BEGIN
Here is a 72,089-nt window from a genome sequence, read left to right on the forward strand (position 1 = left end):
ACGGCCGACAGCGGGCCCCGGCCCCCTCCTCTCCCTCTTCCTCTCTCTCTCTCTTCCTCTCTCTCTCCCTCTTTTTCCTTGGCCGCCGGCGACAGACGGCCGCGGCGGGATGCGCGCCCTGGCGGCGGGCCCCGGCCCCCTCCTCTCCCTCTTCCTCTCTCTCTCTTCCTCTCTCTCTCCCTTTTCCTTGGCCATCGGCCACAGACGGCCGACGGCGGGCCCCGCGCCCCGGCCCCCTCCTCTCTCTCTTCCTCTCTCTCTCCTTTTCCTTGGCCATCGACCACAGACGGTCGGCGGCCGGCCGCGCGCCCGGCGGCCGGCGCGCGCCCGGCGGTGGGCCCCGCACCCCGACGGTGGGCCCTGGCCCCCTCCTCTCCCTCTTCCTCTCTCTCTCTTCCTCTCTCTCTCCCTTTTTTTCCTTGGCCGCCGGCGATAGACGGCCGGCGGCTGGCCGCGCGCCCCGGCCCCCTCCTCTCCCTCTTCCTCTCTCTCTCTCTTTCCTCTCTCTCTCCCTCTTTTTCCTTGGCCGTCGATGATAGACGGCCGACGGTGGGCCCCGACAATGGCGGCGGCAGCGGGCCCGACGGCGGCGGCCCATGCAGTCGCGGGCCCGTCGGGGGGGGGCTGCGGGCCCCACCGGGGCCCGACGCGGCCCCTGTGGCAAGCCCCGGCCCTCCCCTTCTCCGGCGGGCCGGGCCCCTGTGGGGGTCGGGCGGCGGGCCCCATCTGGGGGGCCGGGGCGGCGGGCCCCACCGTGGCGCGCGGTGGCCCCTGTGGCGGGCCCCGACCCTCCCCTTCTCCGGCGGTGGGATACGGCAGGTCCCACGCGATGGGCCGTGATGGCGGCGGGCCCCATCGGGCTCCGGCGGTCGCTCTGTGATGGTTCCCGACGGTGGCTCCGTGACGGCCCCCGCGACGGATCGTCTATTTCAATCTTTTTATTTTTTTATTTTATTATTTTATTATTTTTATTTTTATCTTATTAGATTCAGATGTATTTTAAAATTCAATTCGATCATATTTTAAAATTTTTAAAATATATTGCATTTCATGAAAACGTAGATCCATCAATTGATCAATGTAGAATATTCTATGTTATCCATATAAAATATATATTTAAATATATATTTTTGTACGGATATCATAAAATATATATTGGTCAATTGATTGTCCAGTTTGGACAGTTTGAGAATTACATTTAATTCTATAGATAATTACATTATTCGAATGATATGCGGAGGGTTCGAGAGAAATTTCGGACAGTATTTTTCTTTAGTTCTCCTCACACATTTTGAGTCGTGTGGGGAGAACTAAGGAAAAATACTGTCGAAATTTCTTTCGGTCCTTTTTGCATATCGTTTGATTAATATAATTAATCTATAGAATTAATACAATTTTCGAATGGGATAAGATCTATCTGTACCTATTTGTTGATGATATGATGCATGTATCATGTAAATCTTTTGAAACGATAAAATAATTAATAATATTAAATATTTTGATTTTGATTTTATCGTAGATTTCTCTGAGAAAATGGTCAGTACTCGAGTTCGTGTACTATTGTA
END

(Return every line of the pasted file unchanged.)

Here is a 72,089-nt window from a genome sequence, read left to right on the forward strand (position 1 = left end):
ACGGCCGACAGCGGGCCCCGGCCCCCTCCTCTCCCTCTTCCTCTCTCTCTCTCTTCCTCTCTCTCTCCCTCTTTTTCCTTGGCCGCCGGCGACAGACGGCCGCGGCGGGATGCGCGCCCTGGCGGCGGGCCCCGGCCCCCTCCTCTCCCTCTTCCTCTCTCTCTCTTCCTCTCTCTCTCCCTTTTCCTTGGCCATCGGCCACAGACGGCCGACGGCGGGCCCCGCGCCCCGGCCCCCTCCTCTCTCTCTTCCTCTCTCTCTCCTTTTCCTTGGCCATCGACCACAGACGGTCGGCGGCCGGCCGCGCGCCCGGCGGCCGGCGCGCGCCCGGCGGTGGGCCCCGCACCCCGACGGTGGGCCCTGGCCCCCTCCTCTCCCTCTTCCTCTCTCTCTCTTCCTCTCTCTCTCCCTTTTTTTCCTTGGCCGCCGGCGATAGACGGCCGGCGGCTGGCCGCGCGCCCCGGCCCCCTCCTCTCCCTCTTCCTCTCTCTCTCTCTTTCCTCTCTCTCTCCCTCTTTTTCCTTGGCCGTCGATGATAGACGGCCGACGGTGGGCCCCGACAATGGCGGCGGCAGCGGGCCCGACGGCGGCGGCCCATGCAGTCGCGGGCCCGTCGGGGGGGGGCTGCGGGCCCCACCGGGGCCCGACGCGGCCCCTGTGGCAAGCCCCGGCCCTCCCCTTCTCCGGCGGGCCGGGCCCCTGTGGGGGTCGGGCGGCGGGCCCCATCTGGGGGGCCGGGGCGGCGGGCCCCACCGTGGCGCGCGGTGGCCCCTGTGGCGGGCCCCGACCCTCCCCTTCTCCGGCGGTGGGATACGGCAGGTCCCACGCGATGGGCCGTGATGGCGGCGGGCCCCATCGGGCTCCGGCGGTCGCTCTGTGATGGTTCCCGACGGTGGCTCCGTGACGGCCCCCGCGACGGATCGTCTATTTCAATCTTTTTATTTTTTTATTTTATTATTTTATTATTTTTATTTTTATCTTATTAGATTCAGATGTATTTTAAAATTCAATTCGATCATATTTTAAAATTTTTAAAATATATTGCATTTCATGAAAACGTAGATCCATCAATTGATCAATGTAGAATATTCTATGTTATCCATATAAAATATATATTTAAATATATATTTTTGTACGGATATCATAAAATATATATTGGTCAATTGATTGTCCAGTTTGGACAGTTTGAGAATTACATTTAATTCTATAGATAATTACATTATTCGAATGATATGCGGAGGGTTCGAGAGAAATTTCGGACAGTATTTTTCTTTAGTTCTCCTCACACATTTTGAGTCGTGTGGGGAGAACTAAGGAAAAATACTGTCGAAATTTCTTTCGGTCCTTTTTGCATATCGTTTGATTAATATAATTAATCTATAGAATTAATACAATTTTCGAATGGGATAAGATCTATCTGTACCTATTTGTTGATGATATGATGCATGTATCATGTAAATCTTTTGAAACGATAAAATAATTAATAATATTAAATATTTTGATTTTGATTTTATCGTAGATTTCTCTGAGAAAATGGTCAGTACTCGAGTTCGTGTACTATTGTA